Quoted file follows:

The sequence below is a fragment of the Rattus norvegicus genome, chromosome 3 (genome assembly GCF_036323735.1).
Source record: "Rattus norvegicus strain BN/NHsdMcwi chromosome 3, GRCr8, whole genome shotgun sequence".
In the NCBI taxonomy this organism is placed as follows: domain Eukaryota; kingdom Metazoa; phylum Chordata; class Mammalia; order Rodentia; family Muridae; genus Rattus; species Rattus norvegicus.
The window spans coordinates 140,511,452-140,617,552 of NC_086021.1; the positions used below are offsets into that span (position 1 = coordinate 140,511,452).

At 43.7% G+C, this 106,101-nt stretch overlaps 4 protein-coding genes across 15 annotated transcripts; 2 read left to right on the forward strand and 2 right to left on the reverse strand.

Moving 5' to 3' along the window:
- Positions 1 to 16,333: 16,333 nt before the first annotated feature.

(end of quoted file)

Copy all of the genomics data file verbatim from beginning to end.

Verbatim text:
The sequence below is a fragment of the Rattus norvegicus genome, chromosome 3 (genome assembly GCF_036323735.1).
Source record: "Rattus norvegicus strain BN/NHsdMcwi chromosome 3, GRCr8, whole genome shotgun sequence".
In the NCBI taxonomy this organism is placed as follows: domain Eukaryota; kingdom Metazoa; phylum Chordata; class Mammalia; order Rodentia; family Muridae; genus Rattus; species Rattus norvegicus.
The window spans coordinates 140,511,452-140,617,552 of NC_086021.1; the positions used below are offsets into that span (position 1 = coordinate 140,511,452).

At 43.7% G+C, this 106,101-nt stretch overlaps 4 protein-coding genes across 15 annotated transcripts; 2 read left to right on the forward strand and 2 right to left on the reverse strand.

Moving 5' to 3' along the window:
- Positions 1 to 16,333: 16,333 nt before the first annotated feature.